Imagine for a minute that a corporation with an effective monopoly in the State of Alabama became the target of litigation initiated by a state prosecutor. Not only does the corporation use their cash to fight the litigation in court and by lobbying legislators, but they also go after the prosecutor politically in the middle of the legal proceedings.

In an attempt to find a more favorable prosecutor, the corporation funnels $1 million to the prosecutor’s political opponent through a series of vaguely named political action committees (PACs) managed by a former felon.

Why not make it even more interesting? What if the transfers and the amount of money were legal under state law and the manager received a pardon a few months after his conviction?

While the hypothetical might seem like the latest legal fiction thriller, it happens to be reality in Alabama politics. The state prosecutor is none other than Attorney General Luther Strange, the business is the Poarch Band of Creek Indians that operates casinos in Alabama, and the A, T, and Speed PACs the tribe funds are managed by former state Sen. John Teague.

Saying that gambling is a controversial issue in Alabama is an understatement, but the fact that the litigation involves gambling does not change the hypothetical situation above.

Nobody believes that the Poarch Creek money is funding Strange’s opponent for any reason other than their legal battles. Even if the Poarch Band of Creek Indians and Teague are operating within the law, the scenario still seems off. In Alabama, where we have elected judges and prosecutors, should we permit litigants to make political contributions in support or opposition to officials within the legal system when they have pending litigation involving them?

Contributing to public officials in the legal system to generally shape the legal climate is common in Alabama. For example, trial lawyers and the business community have waged political war for decades in an effort to influence Alabama’s legal system. Political fights over general legal philosophy are a different matter altogether than using campaign cash in response to unfavorable legal proceedings.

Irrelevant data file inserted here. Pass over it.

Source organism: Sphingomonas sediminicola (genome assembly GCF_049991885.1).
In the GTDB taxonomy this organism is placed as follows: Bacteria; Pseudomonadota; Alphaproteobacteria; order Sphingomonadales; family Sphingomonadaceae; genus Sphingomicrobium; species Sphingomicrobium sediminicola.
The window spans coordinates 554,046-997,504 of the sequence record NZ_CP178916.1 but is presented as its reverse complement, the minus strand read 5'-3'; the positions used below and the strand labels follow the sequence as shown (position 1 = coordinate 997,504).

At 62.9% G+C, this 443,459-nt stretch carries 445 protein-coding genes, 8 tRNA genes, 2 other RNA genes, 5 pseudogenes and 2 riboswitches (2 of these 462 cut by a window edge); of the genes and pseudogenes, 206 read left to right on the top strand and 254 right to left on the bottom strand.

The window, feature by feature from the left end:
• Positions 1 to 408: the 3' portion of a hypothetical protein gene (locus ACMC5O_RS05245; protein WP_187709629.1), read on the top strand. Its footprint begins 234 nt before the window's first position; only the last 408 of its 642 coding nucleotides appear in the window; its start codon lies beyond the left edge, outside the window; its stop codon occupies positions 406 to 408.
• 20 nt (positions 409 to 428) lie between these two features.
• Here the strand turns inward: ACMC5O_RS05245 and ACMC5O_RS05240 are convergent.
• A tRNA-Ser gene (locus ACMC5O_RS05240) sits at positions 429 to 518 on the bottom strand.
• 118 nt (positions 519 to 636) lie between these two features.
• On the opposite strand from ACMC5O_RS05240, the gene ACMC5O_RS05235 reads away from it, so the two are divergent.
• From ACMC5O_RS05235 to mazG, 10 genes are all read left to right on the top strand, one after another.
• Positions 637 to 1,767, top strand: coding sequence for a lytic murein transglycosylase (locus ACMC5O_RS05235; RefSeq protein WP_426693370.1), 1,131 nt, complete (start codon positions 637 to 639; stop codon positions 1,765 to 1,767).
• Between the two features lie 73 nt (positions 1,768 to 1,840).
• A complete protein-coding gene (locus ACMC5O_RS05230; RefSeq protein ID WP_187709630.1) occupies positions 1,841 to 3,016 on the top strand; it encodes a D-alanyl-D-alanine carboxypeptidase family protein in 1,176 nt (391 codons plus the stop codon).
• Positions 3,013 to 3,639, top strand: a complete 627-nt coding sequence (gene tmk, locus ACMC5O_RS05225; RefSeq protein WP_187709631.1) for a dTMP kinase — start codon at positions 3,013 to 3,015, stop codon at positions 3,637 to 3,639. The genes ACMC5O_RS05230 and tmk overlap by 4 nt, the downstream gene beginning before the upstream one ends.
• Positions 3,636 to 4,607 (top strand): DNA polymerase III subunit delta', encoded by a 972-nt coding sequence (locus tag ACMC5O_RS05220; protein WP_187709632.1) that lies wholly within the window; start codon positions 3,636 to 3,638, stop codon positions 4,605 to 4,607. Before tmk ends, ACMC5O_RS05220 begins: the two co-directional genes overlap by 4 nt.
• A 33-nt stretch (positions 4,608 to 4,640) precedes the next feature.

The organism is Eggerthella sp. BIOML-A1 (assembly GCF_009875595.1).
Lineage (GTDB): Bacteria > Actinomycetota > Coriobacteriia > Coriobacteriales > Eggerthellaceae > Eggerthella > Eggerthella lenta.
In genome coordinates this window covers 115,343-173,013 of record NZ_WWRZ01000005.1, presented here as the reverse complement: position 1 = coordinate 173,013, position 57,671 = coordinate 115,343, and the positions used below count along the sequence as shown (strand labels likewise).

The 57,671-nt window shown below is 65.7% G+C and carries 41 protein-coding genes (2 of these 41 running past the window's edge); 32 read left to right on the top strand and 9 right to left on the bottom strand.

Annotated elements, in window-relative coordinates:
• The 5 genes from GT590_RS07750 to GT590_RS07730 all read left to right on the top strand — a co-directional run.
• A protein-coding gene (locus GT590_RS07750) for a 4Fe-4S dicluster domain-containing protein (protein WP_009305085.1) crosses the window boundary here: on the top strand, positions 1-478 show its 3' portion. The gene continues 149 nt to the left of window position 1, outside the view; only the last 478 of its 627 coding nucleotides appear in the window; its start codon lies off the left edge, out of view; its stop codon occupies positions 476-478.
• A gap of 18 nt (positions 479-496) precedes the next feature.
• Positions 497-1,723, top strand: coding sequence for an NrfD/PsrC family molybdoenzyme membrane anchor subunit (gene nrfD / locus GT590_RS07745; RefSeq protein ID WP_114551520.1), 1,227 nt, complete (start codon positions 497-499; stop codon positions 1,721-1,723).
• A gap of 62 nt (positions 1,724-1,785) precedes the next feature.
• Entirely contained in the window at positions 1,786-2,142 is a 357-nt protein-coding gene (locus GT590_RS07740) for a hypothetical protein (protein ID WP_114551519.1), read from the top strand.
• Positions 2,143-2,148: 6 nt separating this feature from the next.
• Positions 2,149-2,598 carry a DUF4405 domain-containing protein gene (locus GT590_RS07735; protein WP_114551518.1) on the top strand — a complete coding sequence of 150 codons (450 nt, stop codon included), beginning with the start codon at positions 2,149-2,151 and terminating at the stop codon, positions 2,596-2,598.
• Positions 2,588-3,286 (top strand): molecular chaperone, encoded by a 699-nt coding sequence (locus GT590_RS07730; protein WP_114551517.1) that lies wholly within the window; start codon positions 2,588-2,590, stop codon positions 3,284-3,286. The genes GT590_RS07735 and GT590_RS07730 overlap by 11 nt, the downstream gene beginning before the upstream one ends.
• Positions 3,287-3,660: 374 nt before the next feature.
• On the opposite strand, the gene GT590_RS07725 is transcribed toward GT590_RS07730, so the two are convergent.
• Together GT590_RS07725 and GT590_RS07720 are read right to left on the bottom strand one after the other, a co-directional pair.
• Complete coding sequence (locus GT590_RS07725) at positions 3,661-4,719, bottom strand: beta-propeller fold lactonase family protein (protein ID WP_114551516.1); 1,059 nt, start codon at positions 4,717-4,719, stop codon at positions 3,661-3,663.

Preventing political contributions in a direct conflict situation is already recognized under Alabama law. Utilities regulated by the Public Service Commission (PSC) are prohibited from making political contributions to candidates for the commission.

If anything, elected state prosecutors and judges have more discretion and individual autonomy over decisions impacting litigants than PSC members have over regulated entities. There are some general ethics rules for attorneys and recusal issues for judges, but none of them squarely take the issue head on.

The very presence of elected public officials in the legal system carries with it politics, campaigns and financial contributions. The question for Alabamians is whether we want to make legal changes that keep those campaign conflicts out of the courtroom.

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